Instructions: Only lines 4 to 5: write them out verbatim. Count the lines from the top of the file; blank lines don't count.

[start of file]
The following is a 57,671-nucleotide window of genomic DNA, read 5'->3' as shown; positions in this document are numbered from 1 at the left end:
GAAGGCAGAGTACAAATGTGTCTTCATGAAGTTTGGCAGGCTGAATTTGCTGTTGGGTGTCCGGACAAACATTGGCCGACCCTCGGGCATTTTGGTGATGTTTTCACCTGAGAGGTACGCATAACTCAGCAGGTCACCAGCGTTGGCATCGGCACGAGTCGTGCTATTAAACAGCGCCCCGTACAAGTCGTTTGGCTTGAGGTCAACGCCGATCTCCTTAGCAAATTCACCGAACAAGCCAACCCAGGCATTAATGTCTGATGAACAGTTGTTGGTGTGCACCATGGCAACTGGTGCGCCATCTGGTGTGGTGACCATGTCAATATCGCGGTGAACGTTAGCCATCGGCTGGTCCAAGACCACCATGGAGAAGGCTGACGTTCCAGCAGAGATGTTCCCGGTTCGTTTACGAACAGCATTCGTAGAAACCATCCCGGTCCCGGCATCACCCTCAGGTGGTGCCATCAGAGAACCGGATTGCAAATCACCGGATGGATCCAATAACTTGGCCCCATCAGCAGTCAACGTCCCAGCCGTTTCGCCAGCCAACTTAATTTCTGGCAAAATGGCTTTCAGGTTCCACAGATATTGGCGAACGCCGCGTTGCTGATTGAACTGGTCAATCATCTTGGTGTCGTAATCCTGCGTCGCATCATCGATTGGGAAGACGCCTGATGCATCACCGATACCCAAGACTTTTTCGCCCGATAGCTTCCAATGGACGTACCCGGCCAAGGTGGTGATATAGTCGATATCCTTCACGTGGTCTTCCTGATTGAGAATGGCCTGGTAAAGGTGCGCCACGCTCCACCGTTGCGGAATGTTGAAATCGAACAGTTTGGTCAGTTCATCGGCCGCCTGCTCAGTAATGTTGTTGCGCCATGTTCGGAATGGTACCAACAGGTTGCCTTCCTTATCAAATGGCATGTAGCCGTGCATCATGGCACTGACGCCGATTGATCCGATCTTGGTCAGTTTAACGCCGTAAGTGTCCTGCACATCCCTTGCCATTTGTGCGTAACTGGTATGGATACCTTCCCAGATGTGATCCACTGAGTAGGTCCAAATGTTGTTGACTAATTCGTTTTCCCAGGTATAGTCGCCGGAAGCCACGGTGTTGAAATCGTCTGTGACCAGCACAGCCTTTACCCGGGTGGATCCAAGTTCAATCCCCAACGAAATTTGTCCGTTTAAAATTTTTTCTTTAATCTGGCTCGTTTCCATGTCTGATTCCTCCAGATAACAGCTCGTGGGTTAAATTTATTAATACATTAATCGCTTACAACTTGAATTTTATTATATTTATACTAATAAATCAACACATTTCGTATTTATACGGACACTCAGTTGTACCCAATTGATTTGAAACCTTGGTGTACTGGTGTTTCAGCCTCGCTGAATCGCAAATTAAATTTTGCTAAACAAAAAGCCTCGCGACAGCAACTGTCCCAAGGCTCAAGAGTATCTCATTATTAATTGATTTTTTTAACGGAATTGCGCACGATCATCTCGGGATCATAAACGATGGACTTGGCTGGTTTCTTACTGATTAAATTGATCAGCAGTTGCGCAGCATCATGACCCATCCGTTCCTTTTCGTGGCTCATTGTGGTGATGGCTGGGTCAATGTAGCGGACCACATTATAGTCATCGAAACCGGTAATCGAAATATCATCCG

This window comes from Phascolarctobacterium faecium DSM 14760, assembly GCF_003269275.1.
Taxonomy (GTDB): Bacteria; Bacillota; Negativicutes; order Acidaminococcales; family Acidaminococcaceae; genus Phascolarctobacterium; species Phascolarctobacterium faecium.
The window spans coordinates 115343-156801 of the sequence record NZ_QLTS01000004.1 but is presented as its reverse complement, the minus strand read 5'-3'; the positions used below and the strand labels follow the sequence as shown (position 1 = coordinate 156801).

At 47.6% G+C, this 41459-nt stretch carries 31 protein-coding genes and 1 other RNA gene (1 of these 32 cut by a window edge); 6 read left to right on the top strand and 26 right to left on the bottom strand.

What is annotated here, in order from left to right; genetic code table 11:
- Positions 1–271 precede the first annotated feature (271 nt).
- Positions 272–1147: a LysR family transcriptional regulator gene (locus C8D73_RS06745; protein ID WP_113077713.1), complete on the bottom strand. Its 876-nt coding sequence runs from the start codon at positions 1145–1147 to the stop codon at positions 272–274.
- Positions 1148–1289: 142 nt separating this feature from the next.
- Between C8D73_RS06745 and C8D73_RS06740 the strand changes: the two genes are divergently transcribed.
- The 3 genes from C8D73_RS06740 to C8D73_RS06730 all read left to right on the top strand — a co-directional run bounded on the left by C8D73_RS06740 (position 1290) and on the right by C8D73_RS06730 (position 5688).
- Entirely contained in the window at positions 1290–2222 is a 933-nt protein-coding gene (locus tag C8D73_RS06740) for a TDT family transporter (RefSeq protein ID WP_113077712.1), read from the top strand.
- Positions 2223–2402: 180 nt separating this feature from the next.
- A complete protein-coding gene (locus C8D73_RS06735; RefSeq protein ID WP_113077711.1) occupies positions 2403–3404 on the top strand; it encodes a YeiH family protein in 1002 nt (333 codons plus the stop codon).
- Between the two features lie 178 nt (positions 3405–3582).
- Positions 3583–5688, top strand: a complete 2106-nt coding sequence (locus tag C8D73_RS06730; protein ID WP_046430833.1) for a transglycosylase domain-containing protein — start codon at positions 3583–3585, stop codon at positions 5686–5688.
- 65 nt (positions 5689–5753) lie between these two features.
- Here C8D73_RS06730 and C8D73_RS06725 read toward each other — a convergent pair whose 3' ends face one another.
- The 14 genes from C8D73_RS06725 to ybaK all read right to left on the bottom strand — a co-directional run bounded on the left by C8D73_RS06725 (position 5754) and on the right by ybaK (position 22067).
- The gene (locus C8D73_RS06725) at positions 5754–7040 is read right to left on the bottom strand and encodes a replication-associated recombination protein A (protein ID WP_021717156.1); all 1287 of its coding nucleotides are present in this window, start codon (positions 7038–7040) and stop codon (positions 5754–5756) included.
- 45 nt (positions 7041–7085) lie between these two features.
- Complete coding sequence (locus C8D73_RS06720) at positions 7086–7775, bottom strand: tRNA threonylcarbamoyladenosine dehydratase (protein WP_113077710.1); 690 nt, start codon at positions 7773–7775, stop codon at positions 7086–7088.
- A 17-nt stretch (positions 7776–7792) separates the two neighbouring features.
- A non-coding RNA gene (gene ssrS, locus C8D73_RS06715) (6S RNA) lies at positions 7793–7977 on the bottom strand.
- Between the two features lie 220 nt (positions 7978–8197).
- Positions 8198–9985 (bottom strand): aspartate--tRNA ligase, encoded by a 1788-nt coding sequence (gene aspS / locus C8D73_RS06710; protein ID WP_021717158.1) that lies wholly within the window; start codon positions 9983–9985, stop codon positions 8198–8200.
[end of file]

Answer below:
Taxonomy (GTDB): Bacteria; Bacillota; Negativicutes; order Acidaminococcales; family Acidaminococcaceae; genus Phascolarctobacterium; species Phascolarctobacterium faecium.
The window spans coordinates 115343-156801 of the sequence record NZ_QLTS01000004.1 but is presented as its reverse complement, the minus strand read 5'-3'; the positions used below and the strand labels follow the sequence as shown (position 1 = coordinate 156801).